Railcar pooling company TTX is undergoing its second digital transformation, the first of which saw it ditch its mainframe for x86 servers. Now, it’s heading for the cloud.
When Bruce Schinelli, CIO and vice president of IT, joined TTX in late 2006 most of its systems were mainframe-based. “We had a very small footprint in any other kind of environment,” he says. The following year, the company began rewriting its applications from the ground up, a process that took six years. “We were one of the few that actually completely exited the mainframe platform and didn’t just hide a bunch of the processes in the background,” he says.
Come 2017 and Schinelli was ready to map out the next major evolution of TTX’s IT strategy, a process that had him thinking in terms of business processes, not applications, ranking them on two axes, from commodity to unique and from highly critical to less critical: “It’s always critical to somebody, or you really ought not to be doing it,” he says.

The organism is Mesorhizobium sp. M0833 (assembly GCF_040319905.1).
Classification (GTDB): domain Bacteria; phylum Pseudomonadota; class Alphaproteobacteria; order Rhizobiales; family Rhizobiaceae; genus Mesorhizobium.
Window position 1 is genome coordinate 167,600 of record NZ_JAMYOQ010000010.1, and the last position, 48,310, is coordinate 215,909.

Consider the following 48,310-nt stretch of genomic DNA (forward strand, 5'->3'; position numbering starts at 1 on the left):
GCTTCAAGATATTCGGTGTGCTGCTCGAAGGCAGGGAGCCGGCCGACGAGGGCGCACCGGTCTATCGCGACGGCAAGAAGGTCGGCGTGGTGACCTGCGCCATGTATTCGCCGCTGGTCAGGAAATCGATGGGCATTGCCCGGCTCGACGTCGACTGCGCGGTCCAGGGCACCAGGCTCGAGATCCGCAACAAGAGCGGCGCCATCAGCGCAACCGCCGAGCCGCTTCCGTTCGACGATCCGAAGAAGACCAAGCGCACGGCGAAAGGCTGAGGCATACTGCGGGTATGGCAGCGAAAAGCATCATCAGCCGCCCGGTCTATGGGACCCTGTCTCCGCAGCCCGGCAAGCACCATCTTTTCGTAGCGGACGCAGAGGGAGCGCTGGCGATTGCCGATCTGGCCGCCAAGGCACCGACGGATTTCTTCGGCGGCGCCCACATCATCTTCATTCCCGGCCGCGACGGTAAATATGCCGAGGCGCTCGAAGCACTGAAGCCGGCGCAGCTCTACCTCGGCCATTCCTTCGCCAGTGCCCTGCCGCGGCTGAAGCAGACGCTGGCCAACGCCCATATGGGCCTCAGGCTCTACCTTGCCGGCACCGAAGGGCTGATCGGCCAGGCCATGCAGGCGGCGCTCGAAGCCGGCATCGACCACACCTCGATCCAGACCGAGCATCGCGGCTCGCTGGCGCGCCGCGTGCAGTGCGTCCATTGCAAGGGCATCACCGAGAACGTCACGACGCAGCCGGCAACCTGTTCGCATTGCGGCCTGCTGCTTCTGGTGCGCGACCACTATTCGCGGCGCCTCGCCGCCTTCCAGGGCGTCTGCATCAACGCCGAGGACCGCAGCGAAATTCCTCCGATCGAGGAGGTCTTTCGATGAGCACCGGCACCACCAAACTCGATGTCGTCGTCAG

Critical, unique processes such as the way TTX calculates revenue would need to be built in-house, but many other critical processes were ripe for software as a service. So Schinelli began looking for a cloud platform to replace its ERP — at the time, an on-premises SAP system — and supply chain, HCM, and planning tools. As several of these were reaching end of life, Schinelli decided to migrate everything at once, trading the flexibility of having multiple vendors for the agility of being able to develop rapidly in a single cloud.
TTX went through a long, rigorous evaluation, which involved most of the company. “Everybody got a say. Technology was a huge component, so we got to weigh in quite a bit, but we weren’t the leading voice,” he says.